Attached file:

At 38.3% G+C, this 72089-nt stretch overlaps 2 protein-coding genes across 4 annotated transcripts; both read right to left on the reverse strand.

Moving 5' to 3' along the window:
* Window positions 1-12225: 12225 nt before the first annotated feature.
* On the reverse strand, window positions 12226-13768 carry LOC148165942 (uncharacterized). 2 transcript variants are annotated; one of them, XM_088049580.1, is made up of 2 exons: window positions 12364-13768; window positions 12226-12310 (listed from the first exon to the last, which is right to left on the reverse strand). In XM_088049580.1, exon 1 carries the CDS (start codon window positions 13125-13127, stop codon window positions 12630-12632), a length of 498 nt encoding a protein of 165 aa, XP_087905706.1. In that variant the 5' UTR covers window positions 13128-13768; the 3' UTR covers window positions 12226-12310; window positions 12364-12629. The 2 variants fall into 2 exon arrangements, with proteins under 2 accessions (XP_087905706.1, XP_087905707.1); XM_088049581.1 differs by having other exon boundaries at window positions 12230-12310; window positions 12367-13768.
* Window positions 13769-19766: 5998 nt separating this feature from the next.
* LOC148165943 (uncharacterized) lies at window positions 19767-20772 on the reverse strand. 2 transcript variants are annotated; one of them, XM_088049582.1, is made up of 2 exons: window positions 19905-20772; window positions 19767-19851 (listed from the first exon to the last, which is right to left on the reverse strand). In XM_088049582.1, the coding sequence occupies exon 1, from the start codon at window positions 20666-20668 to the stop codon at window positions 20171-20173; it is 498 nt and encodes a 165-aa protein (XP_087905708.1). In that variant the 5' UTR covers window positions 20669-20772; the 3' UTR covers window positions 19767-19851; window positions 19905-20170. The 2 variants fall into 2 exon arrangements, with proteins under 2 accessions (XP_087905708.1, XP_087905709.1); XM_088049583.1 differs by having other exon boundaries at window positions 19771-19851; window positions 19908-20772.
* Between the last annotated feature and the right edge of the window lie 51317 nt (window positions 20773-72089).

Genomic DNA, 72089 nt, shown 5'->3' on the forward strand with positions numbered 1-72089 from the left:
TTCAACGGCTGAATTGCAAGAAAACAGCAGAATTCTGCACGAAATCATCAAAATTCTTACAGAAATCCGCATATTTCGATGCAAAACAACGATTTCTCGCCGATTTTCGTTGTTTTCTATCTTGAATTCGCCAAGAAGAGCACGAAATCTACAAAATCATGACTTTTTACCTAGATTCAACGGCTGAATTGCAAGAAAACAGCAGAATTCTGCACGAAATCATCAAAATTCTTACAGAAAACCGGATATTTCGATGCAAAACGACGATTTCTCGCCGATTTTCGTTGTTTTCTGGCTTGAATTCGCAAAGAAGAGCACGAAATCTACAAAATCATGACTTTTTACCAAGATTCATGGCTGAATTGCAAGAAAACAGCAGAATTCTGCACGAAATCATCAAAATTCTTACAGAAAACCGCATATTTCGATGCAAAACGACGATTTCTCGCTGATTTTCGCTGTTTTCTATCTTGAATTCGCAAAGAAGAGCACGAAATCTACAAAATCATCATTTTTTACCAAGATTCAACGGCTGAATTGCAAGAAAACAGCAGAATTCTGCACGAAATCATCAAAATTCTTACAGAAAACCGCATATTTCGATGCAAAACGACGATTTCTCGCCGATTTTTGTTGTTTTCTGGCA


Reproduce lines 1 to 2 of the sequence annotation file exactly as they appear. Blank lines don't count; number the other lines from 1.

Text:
At 38.3% G+C, this 72089-nt stretch overlaps 2 protein-coding genes across 4 annotated transcripts; both read right to left on the reverse strand.

Moving 5' to 3' along the window: